Yet, subtleties in storylines make for moments of identification, small segues into a quiet and private sentience and fragility. I cannot say for sure whether these films readily map across my own empathetic corporeality in the way that Giuliana Bruno describes in The Atlas of Emotions. I’d like to rewrite this some time as an architectural or cartographic fiction of sorts, charting a “moving, lived space”. There’s a scene in Frida, however, of her miscarrying. A pool of blood seeps from her body into her voluminous nightgown and bedding. I recognise this as a momentary mirror image on the screen as blood drains from my body prone on the whiteness of the hospital bed. From the day’s thresholds of waking and sleeping, I recall reaching for John’s hand, settling into the touch, despite the pain, and the sensations of the skin, the sensitive reassurance of a loving body, the traces of intensities to come.
This week, housebound, I’ve been ‘hanging out’ with Luke J on facebook; he has generously invited me into his thought experiment, emergent philosophy and neologisms. It’s been ‘a trip’. At one point, having written great intensity and outpouring, he expresses a realisation about ‘getting to the heart of the matter’ (which he doesn’t mean in a truth-saying-seeking sense, but in a wild, living and nomadic sense). I think, though, it seems like a mapping of a lively mental space for living-thinking-writing. Perhaps that conversation opened and unfolded a field of experience, thought, living and sense (to borrow some words from John Rajchman’s The Deleuze Connections). It was like being somewhere else.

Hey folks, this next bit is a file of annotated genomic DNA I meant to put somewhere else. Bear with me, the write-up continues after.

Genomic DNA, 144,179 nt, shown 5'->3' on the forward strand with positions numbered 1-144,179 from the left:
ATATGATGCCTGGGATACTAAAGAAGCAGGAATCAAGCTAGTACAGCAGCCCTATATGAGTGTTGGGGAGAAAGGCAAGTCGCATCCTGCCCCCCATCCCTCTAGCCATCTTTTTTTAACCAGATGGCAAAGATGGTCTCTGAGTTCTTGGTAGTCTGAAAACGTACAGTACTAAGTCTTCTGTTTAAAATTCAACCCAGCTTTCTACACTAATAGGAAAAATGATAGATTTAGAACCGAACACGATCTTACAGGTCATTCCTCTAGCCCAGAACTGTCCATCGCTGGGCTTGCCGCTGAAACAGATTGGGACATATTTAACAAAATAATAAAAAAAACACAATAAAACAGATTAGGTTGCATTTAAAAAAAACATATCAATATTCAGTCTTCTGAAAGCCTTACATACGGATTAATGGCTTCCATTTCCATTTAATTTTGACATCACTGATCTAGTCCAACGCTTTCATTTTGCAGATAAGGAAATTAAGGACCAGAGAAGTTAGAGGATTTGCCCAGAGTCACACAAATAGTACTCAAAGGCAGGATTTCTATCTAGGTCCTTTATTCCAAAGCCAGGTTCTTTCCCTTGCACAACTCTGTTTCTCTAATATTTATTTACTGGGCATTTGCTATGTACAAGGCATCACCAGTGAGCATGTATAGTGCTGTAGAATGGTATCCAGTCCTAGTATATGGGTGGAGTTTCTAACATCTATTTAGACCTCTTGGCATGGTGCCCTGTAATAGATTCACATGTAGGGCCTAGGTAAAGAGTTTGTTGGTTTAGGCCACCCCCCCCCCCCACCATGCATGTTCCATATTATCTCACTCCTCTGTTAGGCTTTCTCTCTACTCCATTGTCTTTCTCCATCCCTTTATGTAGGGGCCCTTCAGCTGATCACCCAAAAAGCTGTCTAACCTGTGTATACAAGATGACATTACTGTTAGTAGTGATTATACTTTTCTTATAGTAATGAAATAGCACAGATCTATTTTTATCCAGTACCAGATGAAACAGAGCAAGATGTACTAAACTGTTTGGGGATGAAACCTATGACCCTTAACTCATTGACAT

There’s an expression ‘opening old wounds’ which I have been thinking through in relation to the Pharmakon, living knowledge and memory. Pharmakon refers to an unsettling of the absoluteness of binary oppositions (Derrida, Dissemination). My surgery had to penetrate a surgical scar and a mass of scar tissue (a site of bodily trauma) from childhood. [Incidentally, the scar featured in a previous work, titled Speak, produced when I was writing in ‘other’ ways.] One day I might get around to dealing with that ‘lump in my throat’. For now there has been an ‘opening of old wounds’; with cut skin and flesh, and tubes penetrating the dermis, even literally, an outpouring, a strange openness or porosity.
Watching QI on TV last night. Host Stephen Fry notes that audiences often don’t find women comedians as funny as male comedians. He attributed the reason to a tendency of women comedians (let’s say all women storytellers) to focus on ‘women’s issues’, while men’s humour covers more territory and is regarded as more worldly. I can’t help but consider the spatialities and placialities of women’s public-private worlds; that these realms of story can construct territories out of both major and minor histories, and histories out of major and minor territories. Women’s stories, voiced from our living, feeling and thinking, dignify the private concerns of children, body, reproduction, illness and domesticity, asserting them as vital dimensions of power, planning and politics. They agitate prevailing social priorities and hierarchies by affirming that their world not only matters but is worldly. The deeply personal and private dimension of my own experience like that of other women is, indeed, epic, contoured and worldly.